Today I am bringing you another #FormulaFriday post! Today we’re talking about collagen. I think collagen is used and abused these days. We even have a collagen infused water here, in Croatia. So, even though it’s not a common skincare ingredient (even though it sometimes does appear on the list), let’s see what it’s all about!
What is it?
Collagen is a protein, and a complex one, since it contains 19 different amino acids, both essential and non-essential (which are still very much essential, don’t let the name fool you :D).
It is the most abundant protein in our bodies, especially type 1 collagen. It’s found in muscles, bones, skin, blood vessels, digestive system and tendons. It is what helps give our skin strength and elasticity, along with replacing dead skin cells. When it comes to our joints and tendons, in simplest terms, it’s the ‘glue’ that helps hold the body together. Even the word collagen comes from Greek for ‘glue’, because it used to be used for making glue.
Our body’s collagen production naturally begins to slow down as we age. This degenerative process, signs of aging, such as wrinkles, sagging skin and joint pains, is due to weaker or decreased cartilage.
There are at least 16 different types of collagen within the human body, but the vast majority of the collagen consists of types 1, 2, and 3.
Type 1 is very important for wound healing, giving skin its stretchy and elastic quality, and holding together tissue so it doesn’t tear.
Deficiency in type 3 collagen has been linked to a higher risk for ruptured blood vessels and even early death.
Type 5 is connected to hair, as well as very useful for the placenta during pregnancy.
Bovine collagen is a naturally occuring type 1 and 3 collagen in the cartilage, bones and skin of cows.
Provides proline and glycine, which are amino acids, very important for normal body functions.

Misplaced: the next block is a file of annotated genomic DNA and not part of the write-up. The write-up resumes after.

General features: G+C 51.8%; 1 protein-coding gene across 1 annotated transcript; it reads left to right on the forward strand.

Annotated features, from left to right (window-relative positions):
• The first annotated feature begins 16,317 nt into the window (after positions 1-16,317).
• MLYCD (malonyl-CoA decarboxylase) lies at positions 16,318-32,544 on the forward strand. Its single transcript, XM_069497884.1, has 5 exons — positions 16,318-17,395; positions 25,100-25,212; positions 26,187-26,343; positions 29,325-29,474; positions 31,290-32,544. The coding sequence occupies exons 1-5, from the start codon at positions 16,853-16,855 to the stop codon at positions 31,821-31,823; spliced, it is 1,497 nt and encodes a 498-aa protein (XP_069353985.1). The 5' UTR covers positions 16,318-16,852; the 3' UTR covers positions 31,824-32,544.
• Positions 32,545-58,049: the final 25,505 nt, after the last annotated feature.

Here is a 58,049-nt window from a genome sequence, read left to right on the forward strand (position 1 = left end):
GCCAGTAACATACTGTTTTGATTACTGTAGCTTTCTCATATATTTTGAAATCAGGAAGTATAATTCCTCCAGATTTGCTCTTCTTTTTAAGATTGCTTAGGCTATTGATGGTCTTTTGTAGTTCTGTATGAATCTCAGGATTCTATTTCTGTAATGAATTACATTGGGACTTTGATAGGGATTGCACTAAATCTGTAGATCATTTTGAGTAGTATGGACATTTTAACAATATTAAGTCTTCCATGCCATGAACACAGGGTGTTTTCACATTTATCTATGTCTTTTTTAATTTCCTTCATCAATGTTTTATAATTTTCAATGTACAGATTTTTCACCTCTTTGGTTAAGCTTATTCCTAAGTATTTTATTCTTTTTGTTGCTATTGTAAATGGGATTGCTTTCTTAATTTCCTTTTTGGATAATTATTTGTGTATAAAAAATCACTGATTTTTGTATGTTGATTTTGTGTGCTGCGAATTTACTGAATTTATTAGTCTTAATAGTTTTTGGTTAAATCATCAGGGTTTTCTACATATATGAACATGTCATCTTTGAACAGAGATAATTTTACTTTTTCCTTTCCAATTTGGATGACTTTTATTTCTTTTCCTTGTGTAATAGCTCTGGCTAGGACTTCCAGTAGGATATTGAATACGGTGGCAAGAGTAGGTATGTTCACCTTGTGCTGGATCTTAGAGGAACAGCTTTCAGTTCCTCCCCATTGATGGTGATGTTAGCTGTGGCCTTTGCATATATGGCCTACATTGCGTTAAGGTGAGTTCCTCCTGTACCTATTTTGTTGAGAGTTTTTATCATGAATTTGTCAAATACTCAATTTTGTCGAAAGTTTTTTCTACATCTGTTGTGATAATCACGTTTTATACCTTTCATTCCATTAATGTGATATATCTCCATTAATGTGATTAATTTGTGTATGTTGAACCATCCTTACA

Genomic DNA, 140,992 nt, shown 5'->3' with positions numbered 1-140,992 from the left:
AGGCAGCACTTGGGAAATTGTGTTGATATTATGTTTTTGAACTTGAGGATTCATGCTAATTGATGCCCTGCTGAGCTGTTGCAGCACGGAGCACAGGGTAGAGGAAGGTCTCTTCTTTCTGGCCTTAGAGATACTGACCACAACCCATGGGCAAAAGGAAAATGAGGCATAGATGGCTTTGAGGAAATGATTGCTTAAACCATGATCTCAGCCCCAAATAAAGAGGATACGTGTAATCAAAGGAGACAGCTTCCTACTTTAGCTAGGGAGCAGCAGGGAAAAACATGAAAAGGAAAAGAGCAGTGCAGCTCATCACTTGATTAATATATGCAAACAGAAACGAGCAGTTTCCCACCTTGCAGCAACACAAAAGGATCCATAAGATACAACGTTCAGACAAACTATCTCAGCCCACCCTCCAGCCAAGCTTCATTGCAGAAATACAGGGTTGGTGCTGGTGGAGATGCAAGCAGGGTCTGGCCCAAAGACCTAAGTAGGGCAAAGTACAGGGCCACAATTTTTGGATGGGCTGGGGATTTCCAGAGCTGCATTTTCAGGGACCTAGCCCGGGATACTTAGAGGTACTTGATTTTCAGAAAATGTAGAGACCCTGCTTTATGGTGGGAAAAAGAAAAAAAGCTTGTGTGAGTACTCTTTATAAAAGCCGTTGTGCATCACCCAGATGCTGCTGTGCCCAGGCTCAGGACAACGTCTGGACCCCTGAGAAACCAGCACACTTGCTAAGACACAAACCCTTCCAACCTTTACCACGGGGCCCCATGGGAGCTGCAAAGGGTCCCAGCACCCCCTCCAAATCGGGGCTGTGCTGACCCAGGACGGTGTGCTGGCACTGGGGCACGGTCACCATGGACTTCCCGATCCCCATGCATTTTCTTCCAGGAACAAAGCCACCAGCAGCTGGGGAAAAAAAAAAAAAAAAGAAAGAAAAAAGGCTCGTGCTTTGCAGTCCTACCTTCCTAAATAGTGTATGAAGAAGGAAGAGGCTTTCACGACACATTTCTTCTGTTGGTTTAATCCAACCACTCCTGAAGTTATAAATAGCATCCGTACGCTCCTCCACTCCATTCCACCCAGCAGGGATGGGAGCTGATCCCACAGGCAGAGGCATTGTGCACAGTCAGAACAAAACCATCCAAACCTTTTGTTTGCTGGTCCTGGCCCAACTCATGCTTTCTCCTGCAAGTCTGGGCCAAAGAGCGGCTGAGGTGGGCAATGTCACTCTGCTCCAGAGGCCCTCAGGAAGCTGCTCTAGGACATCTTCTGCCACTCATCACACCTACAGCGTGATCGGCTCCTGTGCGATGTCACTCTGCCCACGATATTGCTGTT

Glycine and proline are useful for creatine production, building muscle and also for helping the body make its own collagen.
Gelatin and collagen are not the same thing. Gelatine is derived from it.
How to consume more of it?
Eating or drinking real bone broth (chicken or beef).
Using bone broth protein in recipes.
Taking collagen supplements, like powder. However, make sure that you get your powder from grass-fed, pasture-raised cows (with no antibiotics or chemicals).
Lastly, eating a well-rounded diet that helps increase absorption of the collagen you consume.
What it does?
2.5–5 grams of collagen hydrolysate used among women aged 35–55 once daily for eight weeks significantly improved skin elasticity, skin moisture, it helped with transepidermal water loss (dryness) and skin roughness, all with little to no side effects. This makes collagen one of the best natural skin care ingredients available.
Collagen also reduces cellulite and stretch marks. When skin loses its elasticity as a result of decreased collagen, there’s another side effect: more visible cellulite. Because your skin is now thinner, cellulite becomes more evident.
Besides that, it also: